What you need to know about Thunderstrike 2

An inevitable by-product of Apple’s success is the emergence of people looking to target any vulnerabilities they can discover. Over the last month or so two new serious vulnerabilities that could affect your Mac have come to light.
The first vulnerability is a computer worm named “Thunderstrike 2”. This worm is a proof of concept that exploits 5 firmware vulnerabilities. The vulnerabilities were researched and discovered by Xeno Kovah and Trammell Hudson, who are set to discuss their findings at the Black Hat security conference in Las Vegas on 6th of August.
Thunderstrike 2 works by targeting the firmware on your Mac either via malicious websites or email, and a Mac could be infected within seconds. The worm then spreads by targeting any peripherals that contain Option ROM for example Apple’s Thunderbolt Ethernet Adaptor or an SSD. Once these peripherals are connected to another Mac, the worm spreads to its firmware and any further peripheral devices containing Option ROM connected to that device.
The cycle could be endless. One of the researchers who designed the concept, Xeno Kovah said:

[The attack is] really hard to detect, it’s really hard to get rid of, and it’s really hard to protect against something that’s running inside the firmware.

The vulnerabilities that allow a worm like Thunderstrike 2 to infect Macs have been reported to Apple. They have thus far patched one and partially patched a second. During the conference, Xeno and Trammell will announce software that can check Option ROM on their devices but won’t be able to check the boot firmware for the infection.
The second vulnerability came with the release of OS X 10.10 when Apple added additional features to the dyld (dynamic link editor). One of the new variables added to dyld is called “DYLD_PRINT_TO_FILE” which enables error logging to an arbitrary file. Security that protects other variables does not appear to have been put in place, and this vulnerability has been discovered by German coder, Stefan Esser.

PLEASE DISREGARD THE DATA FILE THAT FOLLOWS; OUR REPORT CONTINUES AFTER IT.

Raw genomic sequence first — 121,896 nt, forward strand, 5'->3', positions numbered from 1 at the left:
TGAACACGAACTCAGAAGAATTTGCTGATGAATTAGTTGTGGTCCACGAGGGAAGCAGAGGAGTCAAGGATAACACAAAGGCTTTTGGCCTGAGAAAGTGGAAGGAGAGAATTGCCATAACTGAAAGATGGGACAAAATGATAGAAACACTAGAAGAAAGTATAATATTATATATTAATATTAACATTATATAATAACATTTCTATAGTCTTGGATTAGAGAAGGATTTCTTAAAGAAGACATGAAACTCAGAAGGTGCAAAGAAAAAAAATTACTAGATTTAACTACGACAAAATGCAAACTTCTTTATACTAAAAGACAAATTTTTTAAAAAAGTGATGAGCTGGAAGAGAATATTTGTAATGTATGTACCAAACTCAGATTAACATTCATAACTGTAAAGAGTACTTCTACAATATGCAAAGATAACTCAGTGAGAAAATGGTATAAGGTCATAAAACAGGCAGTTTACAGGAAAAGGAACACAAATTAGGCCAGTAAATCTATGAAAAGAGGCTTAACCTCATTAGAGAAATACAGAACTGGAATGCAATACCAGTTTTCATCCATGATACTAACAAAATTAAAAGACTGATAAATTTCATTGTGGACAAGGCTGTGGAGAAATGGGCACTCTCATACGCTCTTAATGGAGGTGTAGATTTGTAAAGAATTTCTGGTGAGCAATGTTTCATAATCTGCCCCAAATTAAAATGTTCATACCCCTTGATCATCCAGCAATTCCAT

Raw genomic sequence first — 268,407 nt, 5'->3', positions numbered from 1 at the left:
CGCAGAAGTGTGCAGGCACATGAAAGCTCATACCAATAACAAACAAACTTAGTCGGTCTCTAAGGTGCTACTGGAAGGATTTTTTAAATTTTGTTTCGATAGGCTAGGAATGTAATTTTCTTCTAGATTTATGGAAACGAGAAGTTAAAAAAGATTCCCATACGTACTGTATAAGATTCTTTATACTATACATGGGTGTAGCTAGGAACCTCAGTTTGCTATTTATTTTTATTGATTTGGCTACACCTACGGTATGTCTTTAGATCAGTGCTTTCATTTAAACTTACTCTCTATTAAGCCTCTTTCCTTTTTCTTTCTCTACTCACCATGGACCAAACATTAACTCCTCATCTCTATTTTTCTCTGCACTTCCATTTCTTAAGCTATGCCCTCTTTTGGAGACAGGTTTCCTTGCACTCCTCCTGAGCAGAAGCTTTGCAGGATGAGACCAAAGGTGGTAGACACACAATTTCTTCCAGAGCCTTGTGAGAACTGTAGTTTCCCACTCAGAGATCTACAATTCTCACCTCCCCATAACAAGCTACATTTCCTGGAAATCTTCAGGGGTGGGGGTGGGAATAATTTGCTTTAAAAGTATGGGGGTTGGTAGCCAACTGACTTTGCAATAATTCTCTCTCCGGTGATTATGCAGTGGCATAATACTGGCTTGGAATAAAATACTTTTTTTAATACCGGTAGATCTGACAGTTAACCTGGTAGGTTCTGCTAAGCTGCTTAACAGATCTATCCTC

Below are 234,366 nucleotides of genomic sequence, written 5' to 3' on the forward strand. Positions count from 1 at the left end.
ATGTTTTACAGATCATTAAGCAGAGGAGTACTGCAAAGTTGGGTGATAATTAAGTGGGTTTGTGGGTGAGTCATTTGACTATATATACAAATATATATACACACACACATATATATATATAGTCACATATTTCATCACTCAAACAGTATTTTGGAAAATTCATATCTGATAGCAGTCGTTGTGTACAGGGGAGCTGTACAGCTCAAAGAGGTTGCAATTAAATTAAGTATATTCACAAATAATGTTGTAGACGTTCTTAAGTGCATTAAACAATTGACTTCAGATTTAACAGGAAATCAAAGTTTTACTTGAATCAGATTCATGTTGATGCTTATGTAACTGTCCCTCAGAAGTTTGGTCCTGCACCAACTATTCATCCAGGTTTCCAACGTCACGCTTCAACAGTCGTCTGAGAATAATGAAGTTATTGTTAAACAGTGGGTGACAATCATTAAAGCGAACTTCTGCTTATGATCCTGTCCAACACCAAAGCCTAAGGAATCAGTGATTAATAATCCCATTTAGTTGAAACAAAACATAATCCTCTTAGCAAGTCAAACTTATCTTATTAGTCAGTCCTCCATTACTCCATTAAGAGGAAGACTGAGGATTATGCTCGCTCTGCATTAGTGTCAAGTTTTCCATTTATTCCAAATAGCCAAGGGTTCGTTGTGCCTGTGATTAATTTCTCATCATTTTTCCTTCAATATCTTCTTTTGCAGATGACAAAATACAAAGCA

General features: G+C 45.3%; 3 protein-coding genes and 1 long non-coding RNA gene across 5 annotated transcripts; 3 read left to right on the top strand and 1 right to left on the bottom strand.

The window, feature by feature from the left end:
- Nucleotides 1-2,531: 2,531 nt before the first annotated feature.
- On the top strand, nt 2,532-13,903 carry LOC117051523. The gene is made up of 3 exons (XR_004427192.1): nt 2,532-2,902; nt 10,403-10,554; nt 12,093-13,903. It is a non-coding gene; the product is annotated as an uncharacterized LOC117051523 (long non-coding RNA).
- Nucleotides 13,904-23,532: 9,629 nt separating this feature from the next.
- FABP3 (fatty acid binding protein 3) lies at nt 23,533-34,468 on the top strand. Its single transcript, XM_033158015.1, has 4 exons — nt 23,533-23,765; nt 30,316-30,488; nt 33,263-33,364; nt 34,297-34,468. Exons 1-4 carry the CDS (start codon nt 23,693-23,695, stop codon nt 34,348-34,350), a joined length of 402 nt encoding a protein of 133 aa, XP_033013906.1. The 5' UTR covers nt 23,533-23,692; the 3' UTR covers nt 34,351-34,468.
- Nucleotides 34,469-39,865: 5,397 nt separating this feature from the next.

The vulnerability known as “Privilege Escalation” allows malware to run as the administrator of the Mac that it affects and installs itself without any user interaction. With this elevated status, it can then bypass a lot of the security measures that protects the Mac.
As Stefan explains in his article, this vulnerability has been reported to Apple some time ago and has yet to be resolved in beta releases of 10.10. It has, however, been resolved by Apple in the OS X El Capitan (10.11) beta.
Stefan’s article also includes code for a proof of concept that uses this vulnerability and other adware that has already started to appear. Malwarebytes researcher Thomas Reed discovered some software that uses this vulnerability and edits the sudoers file allowing it to gain root-level access to the system and perform root level tasks without authentication requirements.
As always the main thing to protect yourself from this kind of attack is to be very cautious of the files and applications you download to your devices.
Coincidentally at the time of writing this blog Apple has released a statement that the “Privilege Escalation” vulnerability is being worked on and will be patched with the release of OS X 10.10.5. The “Thunderstrike 2” vulnerability is being worked on and as previously stated is partially patched as of OS X 10.10.4.
The good news is that Apple is great at responding to discoveries of vulnerabilities and deploying patches accordingly. Here at Amsys, we always recommend to continue to be vigilant about what sites you visit, the links you click on and the files you download.